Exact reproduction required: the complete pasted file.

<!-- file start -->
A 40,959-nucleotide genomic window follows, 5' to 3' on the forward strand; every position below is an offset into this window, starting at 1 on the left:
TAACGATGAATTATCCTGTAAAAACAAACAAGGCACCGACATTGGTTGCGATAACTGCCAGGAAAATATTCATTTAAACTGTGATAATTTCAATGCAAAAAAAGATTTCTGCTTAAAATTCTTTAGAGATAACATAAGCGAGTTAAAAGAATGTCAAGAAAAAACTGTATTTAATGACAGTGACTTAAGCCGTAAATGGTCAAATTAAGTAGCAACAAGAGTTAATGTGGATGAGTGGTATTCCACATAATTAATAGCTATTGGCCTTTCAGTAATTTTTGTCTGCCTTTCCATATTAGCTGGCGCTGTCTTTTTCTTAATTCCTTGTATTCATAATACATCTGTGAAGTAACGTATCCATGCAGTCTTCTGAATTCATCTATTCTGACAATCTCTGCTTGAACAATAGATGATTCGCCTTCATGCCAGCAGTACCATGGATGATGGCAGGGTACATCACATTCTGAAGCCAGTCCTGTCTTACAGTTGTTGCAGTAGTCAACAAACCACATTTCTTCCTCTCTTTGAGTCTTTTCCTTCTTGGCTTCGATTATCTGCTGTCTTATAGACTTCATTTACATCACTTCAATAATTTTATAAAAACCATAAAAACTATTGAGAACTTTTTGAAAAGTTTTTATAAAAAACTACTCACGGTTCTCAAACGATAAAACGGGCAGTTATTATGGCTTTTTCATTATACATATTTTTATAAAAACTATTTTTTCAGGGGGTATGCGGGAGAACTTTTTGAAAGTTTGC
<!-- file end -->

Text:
A 40,959-nucleotide genomic window follows, 5' to 3' on the forward strand; every position below is an offset into this window, starting at 1 on the left:
TAACGATGAATTATCCTGTAAAAACAAACAAGGCACCGACATTGGTTGCGATAACTGCCAGGAAAATATTCATTTAAACTGTGATAATTTCAATGCAAAAAAAGATTTCTGCTTAAAATTCTTTAGAGATAACATAAGCGAGTTAAAAGAATGTCAAGAAAAAACTGTATTTAATGACAGTGACTTAAGCCGTAAATGGTCAAATTAAGTAGCAACAAGAGTTAATGTGGATGAGTGGTATTCCACATAATTAATAGCTATTGGCCTTTCAGTAATTTTTGTCTGCCTTTCCATATTAGCTGGCGCTGTCTTTTTCTTAATTCCTTGTATTCATAATACATCTGTGAAGTAACGTATCCATGCAGTCTTCTGAATTCATCTATTCTGACAATCTCTGCTTGAACAATAGATGATTCGCCTTCATGCCAGCAGTACCATGGATGATGGCAGGGTACATCACATTCTGAAGCCAGTCCTGTCTTACAGTTGTTGCAGTAGTCAACAAACCACATTTCTTCCTCTCTTTGAGTCTTTTCCTTCTTGGCTTCGATTATCTGCTGTCTTATAGACTTCATTTACATCACTTCAATAATTTTATAAAAACCATAAAAACTATTGAGAACTTTTTGAAAAGTTTTTATAAAAAACTACTCACGGTTCTCAAACGATAAAACGGGCAGTTATTATGGCTTTTTCATTATACATATTTTTATAAAAACTATTTTTTCAGGGGGTATGCGGGAGAACTTTTTGAAAGTTTGC